Lights, march-past, action: The story behind the R-Day parade
The Republic Day celebrations last a little over two hours but behind the mega show is a huge logistical exercise that cuts across India, much away from the public eye. Over 6,000 marchers, 5,000 artistes, 1,200 students, 1.11 lakh seats, 1.4 lakh bulbs and six months—all that and much more goes into making the ceremony a spectacular success.
This will be Prime Minister Narendra Modi’s first Republic Day and the first one to be attended by a US President.
Nearly 3,200 officials across 33 departments are working round-the-clock to ensure fool-proof security and glitch-free celebrations.
Forty-two contingents of 144 soldiers (12 in each row and column) each march down Rajpath every year. This time, three additional contingents of women officers from the Army, Navy and Air Force will join the parade. All contingents arrive by January 1. A special camp at Parade Ground, Delhi Cantonment becomes home to nearly 10,000 personnel during this period. The actual exercise of selecting participants begins at least six months in advance.
The Border Security Force’s ‘camelry’ is a show-stopper. The BSF trains about 1,200 camels in Jodhpur to guard the frontiers in Rajasthan and Gujarat. About 100 males aged around five years are brought to Delhi in early November in trucks filled with desert sand and lodged at a camp in Palam.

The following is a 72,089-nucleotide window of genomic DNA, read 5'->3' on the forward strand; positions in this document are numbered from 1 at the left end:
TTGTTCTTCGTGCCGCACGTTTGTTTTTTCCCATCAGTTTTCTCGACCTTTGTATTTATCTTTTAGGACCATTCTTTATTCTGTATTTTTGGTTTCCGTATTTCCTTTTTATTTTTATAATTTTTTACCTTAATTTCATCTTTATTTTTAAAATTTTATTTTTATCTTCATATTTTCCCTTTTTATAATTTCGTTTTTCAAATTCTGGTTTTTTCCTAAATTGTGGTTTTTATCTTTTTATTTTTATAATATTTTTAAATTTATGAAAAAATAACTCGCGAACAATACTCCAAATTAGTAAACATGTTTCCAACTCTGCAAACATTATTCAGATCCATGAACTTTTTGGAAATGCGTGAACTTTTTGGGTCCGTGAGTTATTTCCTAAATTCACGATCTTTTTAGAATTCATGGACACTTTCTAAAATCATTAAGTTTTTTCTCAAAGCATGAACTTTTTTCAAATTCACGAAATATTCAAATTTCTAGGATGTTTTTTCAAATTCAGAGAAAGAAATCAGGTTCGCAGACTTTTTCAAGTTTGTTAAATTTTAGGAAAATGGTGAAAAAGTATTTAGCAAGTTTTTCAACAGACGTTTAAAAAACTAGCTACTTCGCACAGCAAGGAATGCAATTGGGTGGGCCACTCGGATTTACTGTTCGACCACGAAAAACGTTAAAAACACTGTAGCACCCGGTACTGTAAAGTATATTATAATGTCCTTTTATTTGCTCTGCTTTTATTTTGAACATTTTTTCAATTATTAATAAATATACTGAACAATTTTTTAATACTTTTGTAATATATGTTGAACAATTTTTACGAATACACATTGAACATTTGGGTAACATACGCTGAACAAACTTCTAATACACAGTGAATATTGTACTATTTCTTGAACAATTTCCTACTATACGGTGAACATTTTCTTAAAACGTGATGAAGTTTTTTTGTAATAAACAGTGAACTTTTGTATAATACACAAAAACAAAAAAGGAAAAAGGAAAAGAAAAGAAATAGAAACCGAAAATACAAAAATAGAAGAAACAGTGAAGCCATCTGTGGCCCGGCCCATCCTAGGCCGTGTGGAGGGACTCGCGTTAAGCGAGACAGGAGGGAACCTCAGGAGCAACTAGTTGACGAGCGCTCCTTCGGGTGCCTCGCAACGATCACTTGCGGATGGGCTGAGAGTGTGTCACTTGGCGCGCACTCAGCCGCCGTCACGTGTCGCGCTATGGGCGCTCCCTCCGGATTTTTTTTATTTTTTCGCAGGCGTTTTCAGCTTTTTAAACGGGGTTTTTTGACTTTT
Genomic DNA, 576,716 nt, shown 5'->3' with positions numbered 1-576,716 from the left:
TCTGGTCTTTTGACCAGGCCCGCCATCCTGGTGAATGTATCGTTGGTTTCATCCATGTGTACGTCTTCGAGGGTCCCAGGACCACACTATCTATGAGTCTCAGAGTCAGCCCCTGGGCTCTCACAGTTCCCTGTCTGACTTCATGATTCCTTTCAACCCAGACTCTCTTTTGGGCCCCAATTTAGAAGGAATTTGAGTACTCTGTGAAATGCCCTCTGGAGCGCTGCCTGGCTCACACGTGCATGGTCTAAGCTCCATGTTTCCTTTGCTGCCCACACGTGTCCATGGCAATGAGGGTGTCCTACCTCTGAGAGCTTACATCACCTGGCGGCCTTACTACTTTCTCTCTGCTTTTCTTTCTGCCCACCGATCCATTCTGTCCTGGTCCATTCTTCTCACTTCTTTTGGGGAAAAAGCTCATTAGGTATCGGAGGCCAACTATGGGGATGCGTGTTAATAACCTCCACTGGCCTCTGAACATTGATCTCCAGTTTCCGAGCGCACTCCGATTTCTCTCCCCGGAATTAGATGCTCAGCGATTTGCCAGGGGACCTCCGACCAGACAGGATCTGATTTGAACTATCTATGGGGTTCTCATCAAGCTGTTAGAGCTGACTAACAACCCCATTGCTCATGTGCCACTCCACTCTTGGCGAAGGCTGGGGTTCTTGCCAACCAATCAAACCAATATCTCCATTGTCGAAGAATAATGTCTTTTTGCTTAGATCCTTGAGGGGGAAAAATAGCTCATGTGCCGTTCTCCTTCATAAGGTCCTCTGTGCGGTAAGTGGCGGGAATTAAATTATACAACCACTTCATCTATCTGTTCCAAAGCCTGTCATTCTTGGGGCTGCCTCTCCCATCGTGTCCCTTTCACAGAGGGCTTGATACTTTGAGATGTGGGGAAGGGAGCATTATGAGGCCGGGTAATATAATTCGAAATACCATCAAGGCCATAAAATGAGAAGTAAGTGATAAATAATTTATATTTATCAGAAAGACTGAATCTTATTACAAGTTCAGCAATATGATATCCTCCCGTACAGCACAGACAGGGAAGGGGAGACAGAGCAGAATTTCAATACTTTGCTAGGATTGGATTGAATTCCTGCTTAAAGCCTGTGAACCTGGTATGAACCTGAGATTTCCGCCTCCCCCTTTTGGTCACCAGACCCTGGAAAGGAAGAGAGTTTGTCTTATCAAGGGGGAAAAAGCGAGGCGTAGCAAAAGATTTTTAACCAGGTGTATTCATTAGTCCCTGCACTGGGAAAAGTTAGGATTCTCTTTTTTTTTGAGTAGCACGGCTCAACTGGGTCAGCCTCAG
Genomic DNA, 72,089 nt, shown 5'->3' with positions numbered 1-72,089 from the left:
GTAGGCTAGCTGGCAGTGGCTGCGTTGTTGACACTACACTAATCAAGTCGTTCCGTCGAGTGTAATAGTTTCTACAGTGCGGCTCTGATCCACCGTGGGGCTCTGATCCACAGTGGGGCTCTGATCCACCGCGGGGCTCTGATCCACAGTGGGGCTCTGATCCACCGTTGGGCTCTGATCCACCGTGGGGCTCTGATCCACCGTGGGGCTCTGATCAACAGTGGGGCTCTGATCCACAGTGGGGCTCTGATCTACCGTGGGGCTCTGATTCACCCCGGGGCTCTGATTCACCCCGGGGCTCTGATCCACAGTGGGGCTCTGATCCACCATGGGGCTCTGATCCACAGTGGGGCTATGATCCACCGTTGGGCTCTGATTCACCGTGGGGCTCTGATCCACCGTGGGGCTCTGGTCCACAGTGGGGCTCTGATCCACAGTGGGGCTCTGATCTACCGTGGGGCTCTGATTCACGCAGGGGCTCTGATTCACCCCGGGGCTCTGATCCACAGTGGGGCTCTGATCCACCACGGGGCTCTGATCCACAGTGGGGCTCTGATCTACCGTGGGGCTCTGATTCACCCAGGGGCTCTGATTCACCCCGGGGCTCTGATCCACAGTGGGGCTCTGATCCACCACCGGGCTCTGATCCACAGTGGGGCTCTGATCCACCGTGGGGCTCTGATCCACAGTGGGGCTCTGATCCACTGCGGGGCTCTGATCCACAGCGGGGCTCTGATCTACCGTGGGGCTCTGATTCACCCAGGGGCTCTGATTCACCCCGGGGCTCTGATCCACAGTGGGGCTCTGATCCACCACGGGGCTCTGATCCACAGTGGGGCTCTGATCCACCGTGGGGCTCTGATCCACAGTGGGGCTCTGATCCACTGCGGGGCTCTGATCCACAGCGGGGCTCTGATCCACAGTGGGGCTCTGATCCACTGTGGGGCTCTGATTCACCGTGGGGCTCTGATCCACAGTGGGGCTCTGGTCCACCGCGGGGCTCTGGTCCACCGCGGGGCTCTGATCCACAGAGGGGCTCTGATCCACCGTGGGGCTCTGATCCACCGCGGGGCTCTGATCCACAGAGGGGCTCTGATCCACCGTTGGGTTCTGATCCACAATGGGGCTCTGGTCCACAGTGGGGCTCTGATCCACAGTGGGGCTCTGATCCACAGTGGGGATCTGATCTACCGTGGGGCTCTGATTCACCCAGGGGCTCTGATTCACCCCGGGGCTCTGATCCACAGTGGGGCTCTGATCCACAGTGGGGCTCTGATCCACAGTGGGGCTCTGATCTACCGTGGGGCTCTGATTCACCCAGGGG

There is the sturdy Jaisalmeri, the Bikaneri fast runners and the graceful and haughty Nachna. Sangram, a 16-year-old regular at the parade, will perform for the 12th and the last time.
“He’s like my son,” said his handler. The camels are taken around the city to get acclimatised to the crowds and noise.
Nearly 5,000 artistes and fabricators create the fabled ‘jhaanki’ or tableau at the Artistes’ Village in Delhi Cantonment on the defence ministry’s invitation. “This year, 16 states and nine ministries are showcasing their tableau based on themes like women empowerment, environment, Make in India, communal harmony and Swachh Bharat,” said D Mohanty, public relation officer, defence ministry.
States go through multiple rounds to get their tableau selected. They send in their nominations around six months in advance and a high-level committee headed by the defence secretary takes the final call.
The defence ministry makes seating arrangements along with Delhi Police. There are 35 enclosures with 1,11,240 seats of which nearly 19,000 are open to the general public this time and priced at Rs 300, Rs 50 and Rs 10. Two separate enclosures will be reserved for children.
Sound and light
The CPWD installs lights on buildings around the venue. The sheer number of bulbs makes the process spectacular. “Around 1.40 lakh bulbs are installed. Technicians make sure not even a single bulb stops working,” Mohanty said.
The sound system has to be faultless too and the Army’s Signal Regiment makes sure of that. Cables as long as 38 kilometres are laid to put an impeccable sound system in place.